For the first time since 2014, heavy clashes have now broken out inside Aleppo city itself. Earlier today, the Syrian Arab Army (SAA) captured al-Mallah farms in the north while simultaneously cutting the rebel supply line to Al-Ramouseh Industrial District in the south.
Furthermore, breaking reports indicate that government troops are storming the western section of the Handarat housing, with skirmishes ongoing near the district’s Palestine Mosque and Zuhair Mohsen School. This attack has been launched from the nearby Quarries.
Now, rebels inside Aleppo city are inches from being completely encircled, thus preventing them from receiving vital supplies and ammunitions. This is due to fire control between al-Mallah farms and the YPG-held district of Sheikh Maqsoud.
Recently, Jabhat al-Nusra attempted to seize the Sheikh Maqsoud district from Kurdish fighters, while Jaish al-Islam reportedly used chemical gas in an attempt to capture the predominantly Kurdish suburb. However, the rebel forces were pushed back despite many casualties on both sides.
While the YPG in Aleppo city has mostly sided with rebels from 2012-2014, Kurdish troops now seem to favor the Syrian Arab Army (SAA) as the latter has been gaining much ground in the Aleppo countryside since Russia began its air campaign in Syria some 6 months ago.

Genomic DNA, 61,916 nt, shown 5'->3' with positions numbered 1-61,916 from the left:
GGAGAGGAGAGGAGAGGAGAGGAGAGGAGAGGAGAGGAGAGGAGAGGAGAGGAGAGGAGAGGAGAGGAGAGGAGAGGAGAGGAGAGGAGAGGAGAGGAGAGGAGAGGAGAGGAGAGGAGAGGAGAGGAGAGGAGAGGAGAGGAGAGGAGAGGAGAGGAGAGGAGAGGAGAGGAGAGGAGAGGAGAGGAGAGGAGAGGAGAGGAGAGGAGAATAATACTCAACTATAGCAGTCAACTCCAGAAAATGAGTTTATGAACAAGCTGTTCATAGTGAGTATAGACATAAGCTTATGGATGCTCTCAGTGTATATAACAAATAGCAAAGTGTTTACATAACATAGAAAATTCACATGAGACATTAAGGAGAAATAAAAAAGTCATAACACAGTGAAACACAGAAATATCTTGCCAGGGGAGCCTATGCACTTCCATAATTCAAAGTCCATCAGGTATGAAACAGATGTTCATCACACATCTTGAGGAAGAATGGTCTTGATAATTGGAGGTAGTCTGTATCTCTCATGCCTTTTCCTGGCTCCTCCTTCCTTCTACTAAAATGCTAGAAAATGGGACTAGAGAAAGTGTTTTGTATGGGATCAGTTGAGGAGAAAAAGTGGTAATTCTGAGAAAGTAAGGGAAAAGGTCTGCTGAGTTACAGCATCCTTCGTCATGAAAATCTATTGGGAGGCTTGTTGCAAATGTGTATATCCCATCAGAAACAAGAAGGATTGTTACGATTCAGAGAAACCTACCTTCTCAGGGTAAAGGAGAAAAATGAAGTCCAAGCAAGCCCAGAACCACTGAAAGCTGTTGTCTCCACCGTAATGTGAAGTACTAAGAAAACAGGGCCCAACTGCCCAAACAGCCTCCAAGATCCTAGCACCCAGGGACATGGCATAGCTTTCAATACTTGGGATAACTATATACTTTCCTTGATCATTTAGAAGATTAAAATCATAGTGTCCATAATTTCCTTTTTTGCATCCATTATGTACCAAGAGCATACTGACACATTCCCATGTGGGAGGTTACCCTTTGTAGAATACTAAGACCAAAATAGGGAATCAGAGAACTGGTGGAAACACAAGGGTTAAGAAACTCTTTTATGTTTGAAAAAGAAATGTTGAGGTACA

The offensive on the northern outskirts of Aleppo city is being lead by arguably Syria’s most prominent Major General, namely Suheil al-Hassan (nicknamed the Tiger).
This Syrian commander-in-chief has spearheaded four successive offensives with remarkable success; firstly at the al-Shair oil fields, secondly by breaking the ISIS-imposed siege on Kuweiris Airbase, thirdly by reopening the Aleppo supply line through Khanasser and most recently with the liberation of the ancient city of Palmyra.
With ISIS ever lurking on the eastern outskirts of the city, government troops are now looking to fully encircle rebel fighters inside Aleppo city itself. If they succeed in doing so, Syria’s largest city will likely experience the same fate as Homs did in late 2014, where local rebels surrendered after a prolonged government siege.